Learn field ecological techniques doing field research on butterflies and bees. Learn about aspects of biological diversity and conservation while working with biologists.

Dr. Jeff Lundeen, Professor
Department of Physics, University of Ottawa

About Dr. Lundeen
About the Lundeen Lab
The information on the internet is carried around the world by light pulses travelling through glass fibres. In this project, you will work with lasers and learn hands-on how to get light signals into these hair-thin fibres. You will demonstrate in our research lab how quantum physics can make these signals unreadable to hackers, thereby keeping your personal information secure.

Dr. Paul Mayer, Professor
The Department of Chemistry, University of Ottawa

About Dr. Mayer
More About Dr. Mayer
Gas chromatography coupled to mass spectrometry (GC-MS) is one of the most widely used analytical tools in science, employed to analyze everything from pesticides on apples, fuels, propellants, forensic samples (send it to trace!) and trace contaminants in water, soil and air. It has even been sent to Mars on the Rover, and the Cassini spacecraft that just left Saturn deployed the Huygens probe into Titan’s atmosphere that contained a GC-MS. Students will get hands on experience preparing selected samples for analysis (there will be an emphasis on common household items such as bug spray, citrus fruit and coffee), using the GC-MS and interpreting the data.

Dr. Poupak Mehrani, Professor
The Department of Chemical and Biological Engineering, University of Ottawa

About Dr. Mehrani
More About Dr. Mehrani
Work at the Gas-Solid Fluidization laboratory at uOttawa Chemical Engineering Department to learn about the production of polyethylene (a common plastic used in our daily lives). Students will gain hands-on experience in operating a reactor as well as a powder flow line. In both cases, they will learn about electrostatic charge generation which results in solids sticking to each other.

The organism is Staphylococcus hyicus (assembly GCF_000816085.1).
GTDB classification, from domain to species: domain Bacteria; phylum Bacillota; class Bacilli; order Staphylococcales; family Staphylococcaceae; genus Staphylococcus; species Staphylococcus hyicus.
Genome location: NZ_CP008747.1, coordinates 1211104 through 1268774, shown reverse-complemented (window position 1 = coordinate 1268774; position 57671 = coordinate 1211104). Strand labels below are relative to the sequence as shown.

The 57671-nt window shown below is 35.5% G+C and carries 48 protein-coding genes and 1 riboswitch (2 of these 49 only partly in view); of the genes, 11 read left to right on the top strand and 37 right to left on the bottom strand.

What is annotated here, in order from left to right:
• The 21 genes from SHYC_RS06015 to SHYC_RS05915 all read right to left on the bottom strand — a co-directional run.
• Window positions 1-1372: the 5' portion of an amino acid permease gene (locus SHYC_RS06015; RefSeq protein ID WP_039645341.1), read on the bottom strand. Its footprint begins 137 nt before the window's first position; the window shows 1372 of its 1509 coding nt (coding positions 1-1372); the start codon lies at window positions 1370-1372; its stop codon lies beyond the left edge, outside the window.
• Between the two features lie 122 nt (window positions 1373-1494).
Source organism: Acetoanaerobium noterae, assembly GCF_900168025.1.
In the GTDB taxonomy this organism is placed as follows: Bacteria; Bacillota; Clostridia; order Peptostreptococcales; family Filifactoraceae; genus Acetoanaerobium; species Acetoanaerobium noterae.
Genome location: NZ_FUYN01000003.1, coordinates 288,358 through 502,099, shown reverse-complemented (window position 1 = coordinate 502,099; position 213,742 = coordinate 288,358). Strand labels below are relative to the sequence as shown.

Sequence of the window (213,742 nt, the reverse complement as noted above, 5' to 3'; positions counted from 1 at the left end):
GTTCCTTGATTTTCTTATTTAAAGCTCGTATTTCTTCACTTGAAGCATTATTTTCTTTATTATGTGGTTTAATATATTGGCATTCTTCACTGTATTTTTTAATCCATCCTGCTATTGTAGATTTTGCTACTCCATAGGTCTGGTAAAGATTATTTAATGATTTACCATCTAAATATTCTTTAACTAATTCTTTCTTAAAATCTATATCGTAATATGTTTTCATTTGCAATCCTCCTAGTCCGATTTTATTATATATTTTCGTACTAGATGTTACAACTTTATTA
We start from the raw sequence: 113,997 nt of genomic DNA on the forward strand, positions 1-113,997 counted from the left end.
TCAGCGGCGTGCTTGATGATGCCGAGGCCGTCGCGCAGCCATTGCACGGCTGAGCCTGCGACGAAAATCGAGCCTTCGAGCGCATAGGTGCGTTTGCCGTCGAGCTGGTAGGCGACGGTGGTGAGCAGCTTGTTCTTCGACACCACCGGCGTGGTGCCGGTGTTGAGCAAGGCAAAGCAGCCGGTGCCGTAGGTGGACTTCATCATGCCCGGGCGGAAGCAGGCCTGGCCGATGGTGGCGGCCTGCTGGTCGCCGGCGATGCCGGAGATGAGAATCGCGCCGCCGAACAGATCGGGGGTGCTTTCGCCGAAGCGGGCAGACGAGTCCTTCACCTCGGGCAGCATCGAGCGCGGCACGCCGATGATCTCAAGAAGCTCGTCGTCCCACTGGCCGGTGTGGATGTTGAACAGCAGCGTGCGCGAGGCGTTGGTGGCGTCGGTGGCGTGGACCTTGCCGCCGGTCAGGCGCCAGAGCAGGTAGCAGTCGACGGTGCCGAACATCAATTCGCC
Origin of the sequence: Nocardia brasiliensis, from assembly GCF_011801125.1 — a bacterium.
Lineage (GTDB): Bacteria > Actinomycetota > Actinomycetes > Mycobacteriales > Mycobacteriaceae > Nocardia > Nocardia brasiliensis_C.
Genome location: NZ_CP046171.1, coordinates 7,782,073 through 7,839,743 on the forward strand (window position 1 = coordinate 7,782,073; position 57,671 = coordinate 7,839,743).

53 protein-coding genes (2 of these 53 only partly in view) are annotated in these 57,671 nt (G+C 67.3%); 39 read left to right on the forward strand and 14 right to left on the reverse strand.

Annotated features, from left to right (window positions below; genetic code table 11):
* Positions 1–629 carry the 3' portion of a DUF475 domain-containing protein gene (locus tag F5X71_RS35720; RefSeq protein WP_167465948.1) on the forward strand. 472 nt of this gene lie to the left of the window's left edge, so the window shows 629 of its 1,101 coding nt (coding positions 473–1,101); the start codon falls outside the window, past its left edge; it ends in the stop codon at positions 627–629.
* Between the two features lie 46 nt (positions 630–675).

Dr. Monica Nevins, Professor
Department of Mathematics and Statistics, University of Ottawa

About Dr. Nevins
More About Dr. Nevins
Mathematics is about so much more than just numbers – it’s about solving puzzles and finding patterns. Some of the most exciting mathematical research today is in cryptography, which is the science and art of secret communication. In this project, you’ll work hands-on with codes and learn the math of the most powerful public key cryptosystem in use today.

Dr. Frances Pick, Professor, PhD in Indigenous Heritage
The Department of Biology, University of Ottawa

About Dr. Pick
More About Dr. Pick
Work with biologists researching urban ecology. For example, you may investigate the capacity of stormwater ponds to protect downstream water quality or to serve as a natural habitat for wildlife in urban environments. Students may do fieldwork across the National Capital Region, lab-based analyses of water chemistry, microscopy, species identifications, and/or data analyses using computers.

Dr. Colin Rennie, Professor
The Department of Civil Engineering, University of Ottawa

About Dr. Rennie
More About Dr. Rennie
Perform research in an environmental hydraulics lab for a week. Learn how engineers study the flow patterns that occur in rivers and waterways using an indoor water channel. The information learned from these studies is important towards understanding riverbed erosion and preservation, patterns of fish migration, and flow conditions that can be dangerous to humans (e.g. kayakers) or other species.

Dr. Darrin Richeson, Professor
The Department of Chemistry and Biomolecular Sciences, University of Ottawa

About Dr. Richeson
More About Dr. Richeson
Chemistry is part of everything in our lives. Everything that exists is made of matter and chemists study the properties of matter and how it can be changed. In our labs you would learn about molecules that absorb light and transfer it to a catalyst that change one chemical into a new species. Our goals are to design new ways to produce clean fuels, like hydrogen, or to transform a byproduct like carbon dioxide into more useful chemicals.

Dr. Mateja Sajna, Professor